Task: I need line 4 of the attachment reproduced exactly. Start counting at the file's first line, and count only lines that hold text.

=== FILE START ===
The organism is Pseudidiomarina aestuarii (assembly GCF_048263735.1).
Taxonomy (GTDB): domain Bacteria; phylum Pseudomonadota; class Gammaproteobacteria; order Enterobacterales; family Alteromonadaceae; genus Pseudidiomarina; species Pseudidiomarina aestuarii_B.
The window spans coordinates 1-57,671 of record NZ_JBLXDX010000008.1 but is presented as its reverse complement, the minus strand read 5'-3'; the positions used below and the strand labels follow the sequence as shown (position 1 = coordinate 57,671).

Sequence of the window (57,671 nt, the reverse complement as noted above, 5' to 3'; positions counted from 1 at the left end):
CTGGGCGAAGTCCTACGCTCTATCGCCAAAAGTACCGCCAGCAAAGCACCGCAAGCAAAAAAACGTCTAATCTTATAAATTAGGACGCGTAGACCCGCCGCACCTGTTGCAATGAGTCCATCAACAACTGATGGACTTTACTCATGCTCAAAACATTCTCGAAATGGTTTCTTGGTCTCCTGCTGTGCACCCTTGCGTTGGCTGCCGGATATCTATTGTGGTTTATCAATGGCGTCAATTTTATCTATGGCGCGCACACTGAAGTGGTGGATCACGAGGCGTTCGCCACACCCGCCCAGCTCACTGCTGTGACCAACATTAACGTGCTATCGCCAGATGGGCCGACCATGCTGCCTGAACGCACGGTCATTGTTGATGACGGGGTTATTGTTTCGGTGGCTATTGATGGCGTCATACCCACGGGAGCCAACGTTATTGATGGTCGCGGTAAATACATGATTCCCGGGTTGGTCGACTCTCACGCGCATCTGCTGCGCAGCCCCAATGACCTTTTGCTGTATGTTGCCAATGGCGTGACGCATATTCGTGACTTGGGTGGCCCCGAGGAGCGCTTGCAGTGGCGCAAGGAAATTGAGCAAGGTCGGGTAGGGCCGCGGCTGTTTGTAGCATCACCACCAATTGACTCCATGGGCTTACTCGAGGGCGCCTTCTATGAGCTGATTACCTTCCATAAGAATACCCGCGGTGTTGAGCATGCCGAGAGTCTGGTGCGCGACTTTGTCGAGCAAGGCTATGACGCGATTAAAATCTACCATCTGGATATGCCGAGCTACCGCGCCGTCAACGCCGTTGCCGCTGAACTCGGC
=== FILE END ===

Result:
Sequence of the window (57,671 nt, the reverse complement as noted above, 5' to 3'; positions counted from 1 at the left end):